Fried remarked in GQ that Knowledge “may not have been the most politically important rap record in the year of Public Enemy’s ’Fight the Power,’ but it was arguably the most accomplished in terms of balancing lyrics, music and performance.’ He added that the record sold 625, 000 copies—still impressive though markedly less so than the 950,000 copies of How Ya Like Me Now? The year of Knowledge Is King, Kool Moe Dee became—according to his press biography—the first rap artist ever to perform at the Grammy awards. Billboards Janine McAdams observed that Kool Moe Dee “has aligned himself with the new breed of socially conscious rappers. The title track of the new album is the clearest evidence of that commitment.” Moe’s other activities included voiceovers for TV commercials and an appearance on The Arsenio Hall Show.
In 1990 Moe released an unsuccessful EP called God Made Me Funke; he also shared rapping duties with Ice-T and rap trailblazer Melle Mel on the title track of composer-producer Quincy Jones’s album Back on the Block. As part of his commitment to improving conditions in the black community, Moe rapped on the gold charity single “Self-Destruction” for the Stop the Violence project organized by rapper-activist KRS-One of Boogie Down Productions and contributed a short prose piece to the project’s book Stop the Violence: Overcoming Self-Destruction. In his essay he addresses the issue of black-on-black violence, particularly at rap concerts. “The violence is not caused by rap fans,” he insists. “It’s caused by bandits who come to prey on young kids who are there to enjoy the show.” He also asserts that “rap artists are into something besides making money. It’s at the point where we’re trying to show that we really care about the fans, and not just the fans but the black community, because that’s where rap music is generated from, and for. We think that because we have this spotlight and the attention of youth we can utilize this to become young black leaders, so to speak, since they don’t have any real positive images to identify with.” His rap on the STV record was even more to the point: “I never had to run from the Ku Klux Klan/And I shouldn’t have to run from a black man.”
According to Havelock Nelson of Billboard, Moe “went back to the streets for inspiration” after God Made Me Funke faltered. “I’m a perfectionist,” he admitted to McAdams. “I think speaking is an art form in itself. [My style is] a way to ride and accent certain parts of a sentence to make it stick. I think a lot of rappers just rap to go through it, while I’m thinking: What message am I trying to get across? What’s the most important part of this sentence? I’m always trying to take myself to another level lyrically.”
He found his next level with 1991’s Funke, Funke Wisdom. Relying on samples from funk standbys like James Brown, Parliament, and Sly and the Family Stone, Funke, Funke Wisdom places the emphasis on dance rhythms even as it broaches social issues. Moe is joined by KRS-One and Public Enemy rapper Chuck D. for the track “Rise ’n’ Shine,” while he has another go at L.L. Cool J with “Deathblow.” Jive executive Barry Weiss told Nelson that “Rise ’n’ Shine” was first released as a video, then as a single, before the album’s release. It went to number one on the Hot Rap Singles chart. “People at street level and at retail were screaming for the record” by that time, he said. “At its best,” Light opined, Funke, Funke Wisdom “marks a return to the joyous words-for-words’-sake looseness that powered hip-hop’s early classics.” Light found “Deathblow” the only real flaw on the album, continuing as it does “a rivalry which grew tired long ago.” According to Fried, Funke, Funke Wisdom “will neither incite inner-city youth to riot nor further suburbanize rap music. Nor will it likely be compared to the hardest-cutting edge of rap—Public Enemy, Ice Cube, N.W.A.—which has been embraced by critics as the new punk rock. But it will, once again, walk the fine line between political and musical correctness—balancing message and music, function and fun.”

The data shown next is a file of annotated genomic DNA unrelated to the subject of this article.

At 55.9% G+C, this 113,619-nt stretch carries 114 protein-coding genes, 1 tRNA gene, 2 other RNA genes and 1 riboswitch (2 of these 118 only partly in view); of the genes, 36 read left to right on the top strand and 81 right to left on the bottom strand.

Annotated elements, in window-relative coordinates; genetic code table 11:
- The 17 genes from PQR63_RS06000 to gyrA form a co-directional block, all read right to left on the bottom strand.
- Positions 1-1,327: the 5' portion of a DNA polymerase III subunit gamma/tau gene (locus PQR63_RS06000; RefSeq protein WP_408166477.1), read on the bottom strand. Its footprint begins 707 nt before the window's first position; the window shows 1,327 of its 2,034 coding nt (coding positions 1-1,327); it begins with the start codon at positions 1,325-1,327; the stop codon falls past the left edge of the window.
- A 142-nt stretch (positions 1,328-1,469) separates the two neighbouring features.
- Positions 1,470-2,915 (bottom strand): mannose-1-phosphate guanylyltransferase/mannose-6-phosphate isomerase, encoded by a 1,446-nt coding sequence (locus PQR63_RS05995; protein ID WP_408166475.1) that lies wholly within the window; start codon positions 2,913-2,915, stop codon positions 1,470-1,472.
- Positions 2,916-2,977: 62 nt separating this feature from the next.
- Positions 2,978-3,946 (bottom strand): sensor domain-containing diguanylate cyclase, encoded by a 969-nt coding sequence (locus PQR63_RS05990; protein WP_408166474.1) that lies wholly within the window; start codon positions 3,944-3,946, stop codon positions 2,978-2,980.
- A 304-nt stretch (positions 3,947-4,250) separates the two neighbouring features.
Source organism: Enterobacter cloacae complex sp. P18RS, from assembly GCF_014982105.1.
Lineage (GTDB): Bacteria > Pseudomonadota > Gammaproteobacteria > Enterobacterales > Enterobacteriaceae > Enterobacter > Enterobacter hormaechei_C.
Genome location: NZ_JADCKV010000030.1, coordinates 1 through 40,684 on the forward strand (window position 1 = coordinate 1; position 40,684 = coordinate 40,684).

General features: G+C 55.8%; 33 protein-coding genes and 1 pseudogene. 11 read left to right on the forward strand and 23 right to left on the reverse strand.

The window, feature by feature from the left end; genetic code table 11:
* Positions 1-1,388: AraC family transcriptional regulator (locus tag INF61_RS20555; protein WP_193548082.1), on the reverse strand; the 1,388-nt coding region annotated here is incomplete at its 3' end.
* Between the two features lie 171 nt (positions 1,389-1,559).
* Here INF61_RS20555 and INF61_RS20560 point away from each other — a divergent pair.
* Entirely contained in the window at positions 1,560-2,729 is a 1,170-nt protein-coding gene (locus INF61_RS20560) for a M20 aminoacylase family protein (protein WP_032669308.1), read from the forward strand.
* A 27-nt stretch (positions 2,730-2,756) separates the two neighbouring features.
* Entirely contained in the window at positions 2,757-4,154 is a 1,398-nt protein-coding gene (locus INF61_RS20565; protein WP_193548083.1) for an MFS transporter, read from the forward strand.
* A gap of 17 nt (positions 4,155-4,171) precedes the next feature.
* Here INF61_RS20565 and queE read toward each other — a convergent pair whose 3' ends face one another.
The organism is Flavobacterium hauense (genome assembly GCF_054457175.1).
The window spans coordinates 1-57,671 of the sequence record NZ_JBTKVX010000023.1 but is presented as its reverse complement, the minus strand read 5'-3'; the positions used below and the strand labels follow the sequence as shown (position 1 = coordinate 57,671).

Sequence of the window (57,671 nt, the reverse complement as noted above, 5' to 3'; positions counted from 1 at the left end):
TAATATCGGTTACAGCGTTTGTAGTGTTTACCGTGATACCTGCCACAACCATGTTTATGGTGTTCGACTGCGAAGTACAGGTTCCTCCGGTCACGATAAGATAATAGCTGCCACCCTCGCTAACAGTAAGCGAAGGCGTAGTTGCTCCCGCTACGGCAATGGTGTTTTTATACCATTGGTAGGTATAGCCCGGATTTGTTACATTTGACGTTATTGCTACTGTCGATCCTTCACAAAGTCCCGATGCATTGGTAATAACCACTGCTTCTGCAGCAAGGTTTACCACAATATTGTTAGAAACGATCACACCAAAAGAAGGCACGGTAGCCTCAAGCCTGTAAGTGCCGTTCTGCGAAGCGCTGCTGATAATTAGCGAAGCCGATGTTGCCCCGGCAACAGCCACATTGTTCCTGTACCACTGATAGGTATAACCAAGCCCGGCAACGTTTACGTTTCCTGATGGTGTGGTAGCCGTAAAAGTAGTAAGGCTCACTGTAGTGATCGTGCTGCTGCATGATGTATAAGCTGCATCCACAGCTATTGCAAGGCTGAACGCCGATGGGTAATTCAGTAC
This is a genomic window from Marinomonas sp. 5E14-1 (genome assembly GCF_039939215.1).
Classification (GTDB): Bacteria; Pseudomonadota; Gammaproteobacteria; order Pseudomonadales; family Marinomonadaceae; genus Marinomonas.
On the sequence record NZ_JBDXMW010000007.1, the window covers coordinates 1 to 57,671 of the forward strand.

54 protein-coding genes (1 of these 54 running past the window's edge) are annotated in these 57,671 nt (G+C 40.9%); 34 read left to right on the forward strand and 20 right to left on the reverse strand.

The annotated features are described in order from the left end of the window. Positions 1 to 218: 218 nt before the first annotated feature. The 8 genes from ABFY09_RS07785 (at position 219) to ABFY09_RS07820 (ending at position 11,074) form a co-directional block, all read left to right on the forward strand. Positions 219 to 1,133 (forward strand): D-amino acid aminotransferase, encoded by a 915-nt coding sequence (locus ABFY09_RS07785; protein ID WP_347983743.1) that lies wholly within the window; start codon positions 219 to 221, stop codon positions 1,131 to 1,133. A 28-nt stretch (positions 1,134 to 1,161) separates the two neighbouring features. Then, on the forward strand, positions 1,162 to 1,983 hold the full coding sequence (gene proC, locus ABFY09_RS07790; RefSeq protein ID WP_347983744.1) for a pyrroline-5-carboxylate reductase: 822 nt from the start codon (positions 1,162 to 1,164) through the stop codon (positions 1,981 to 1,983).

Kool Moe Dee found his niche with this balancing act. A quote in his biography offers a key to his longevity: “The only reason I can say that I’m still around today, is because unlike other old school rappers, I pay attention to what people like. I make music for them. You can’t get caught up in yourself.” That may be, but he has also survived because—as both Light and George have observed—he has focused on himself; his playful raps have often been a celebration of his own prowess. After all, the second single on Funke, Funke Wisdom asks the musical question “How Kool Can One Black Man Be?”
Singles; with the Treacherous Three
“The New Rap Language,” Enjoy, 1980.
“Bodyrock,” Enjoy, 1981.
“Heartbeat,” Enjoy, 1981.
“Yes We Can,” Sugarhill.
“Go See the Doctor” (single), Rooftop, 1985.
Kool Moe Dee, Jive/RCA, 1986.
How Ya Like Me Now?, Jive/RCA, 1987.
Knowledge Is King (includes “I Go to Work”), Jive/RCA, 1989.
“God Made Me Funke” (single), Jive/RCA, 1990.
Funke, Funke Wisdom (includes “Rise ’n’ Shine” and “How Kool Can One Black Man Be?”), Jive/RCA, 1991.
Contributor to Stop the Violence project single “Self-Destruction,” Jive/RCA, 1989; Quincy Jones’s Back on the Block, Qwest/Warner Bros., 1990; and Zebrahead soundtrack, Ruffhouse, 1992.
Stop the Violence: Overcoming Self-Destruction, edited by Nelson George, Pantheon, 1990.
Billboard, July 22, 1989; July 27, 1991.
GQ, June 1991.
Melody Maker, January 24, 1987.
Rolling Stone, July 11, 1991.
Village Voice, August 1, 1989; January 2, 1990.
Additional information for this profile was obtained from a Jive/RCA press biography, May 1991.
"Kool Moe, Dee." Contemporary Musicians. . Encyclopedia.com. (March 20, 2019). https://www.encyclopedia.com/education/news-wires-white-papers-and-books/kool-moe-dee
"Kool Moe, Dee." Contemporary Musicians. . Retrieved March 20, 2019 from Encyclopedia.com: https://www.encyclopedia.com/education/news-wires-white-papers-and-books/kool-moe-dee